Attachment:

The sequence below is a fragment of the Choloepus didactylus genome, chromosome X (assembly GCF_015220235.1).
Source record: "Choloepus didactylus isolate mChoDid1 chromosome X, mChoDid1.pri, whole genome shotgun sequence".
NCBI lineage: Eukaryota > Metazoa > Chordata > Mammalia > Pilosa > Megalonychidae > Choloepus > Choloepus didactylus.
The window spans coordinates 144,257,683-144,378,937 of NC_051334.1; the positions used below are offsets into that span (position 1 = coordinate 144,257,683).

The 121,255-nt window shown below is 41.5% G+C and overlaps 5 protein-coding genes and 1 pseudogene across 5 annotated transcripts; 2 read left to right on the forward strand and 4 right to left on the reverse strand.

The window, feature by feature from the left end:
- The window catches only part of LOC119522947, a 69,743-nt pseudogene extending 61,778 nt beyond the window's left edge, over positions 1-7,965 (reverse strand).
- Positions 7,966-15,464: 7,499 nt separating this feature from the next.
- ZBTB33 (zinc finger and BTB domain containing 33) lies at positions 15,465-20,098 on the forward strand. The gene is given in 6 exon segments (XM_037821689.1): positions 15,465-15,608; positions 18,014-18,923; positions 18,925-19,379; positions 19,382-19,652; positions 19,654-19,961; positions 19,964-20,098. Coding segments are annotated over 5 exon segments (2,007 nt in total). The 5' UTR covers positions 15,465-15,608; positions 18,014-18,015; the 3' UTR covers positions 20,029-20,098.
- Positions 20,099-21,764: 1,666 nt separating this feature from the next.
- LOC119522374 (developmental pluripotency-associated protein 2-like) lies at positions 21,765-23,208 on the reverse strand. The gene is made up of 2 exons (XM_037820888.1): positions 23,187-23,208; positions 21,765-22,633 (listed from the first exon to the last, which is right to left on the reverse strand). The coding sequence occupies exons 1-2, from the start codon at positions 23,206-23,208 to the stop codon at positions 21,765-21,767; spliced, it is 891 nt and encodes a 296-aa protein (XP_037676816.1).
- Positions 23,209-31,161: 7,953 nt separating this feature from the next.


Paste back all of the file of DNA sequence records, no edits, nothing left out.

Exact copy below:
The sequence below is a fragment of the Choloepus didactylus genome, chromosome X (assembly GCF_015220235.1).
Source record: "Choloepus didactylus isolate mChoDid1 chromosome X, mChoDid1.pri, whole genome shotgun sequence".
NCBI lineage: Eukaryota > Metazoa > Chordata > Mammalia > Pilosa > Megalonychidae > Choloepus > Choloepus didactylus.
The window spans coordinates 144,257,683-144,378,937 of NC_051334.1; the positions used below are offsets into that span (position 1 = coordinate 144,257,683).

The 121,255-nt window shown below is 41.5% G+C and overlaps 5 protein-coding genes and 1 pseudogene across 5 annotated transcripts; 2 read left to right on the forward strand and 4 right to left on the reverse strand.

The window, feature by feature from the left end:
- The window catches only part of LOC119522947, a 69,743-nt pseudogene extending 61,778 nt beyond the window's left edge, over positions 1-7,965 (reverse strand).
- Positions 7,966-15,464: 7,499 nt separating this feature from the next.
- ZBTB33 (zinc finger and BTB domain containing 33) lies at positions 15,465-20,098 on the forward strand. The gene is given in 6 exon segments (XM_037821689.1): positions 15,465-15,608; positions 18,014-18,923; positions 18,925-19,379; positions 19,382-19,652; positions 19,654-19,961; positions 19,964-20,098. Coding segments are annotated over 5 exon segments (2,007 nt in total). The 5' UTR covers positions 15,465-15,608; positions 18,014-18,015; the 3' UTR covers positions 20,029-20,098.
- Positions 20,099-21,764: 1,666 nt separating this feature from the next.
- LOC119522374 (developmental pluripotency-associated protein 2-like) lies at positions 21,765-23,208 on the reverse strand. The gene is made up of 2 exons (XM_037820888.1): positions 23,187-23,208; positions 21,765-22,633 (listed from the first exon to the last, which is right to left on the reverse strand). The coding sequence occupies exons 1-2, from the start codon at positions 23,206-23,208 to the stop codon at positions 21,765-21,767; spliced, it is 891 nt and encodes a 296-aa protein (XP_037676816.1).
- Positions 23,209-31,161: 7,953 nt separating this feature from the next.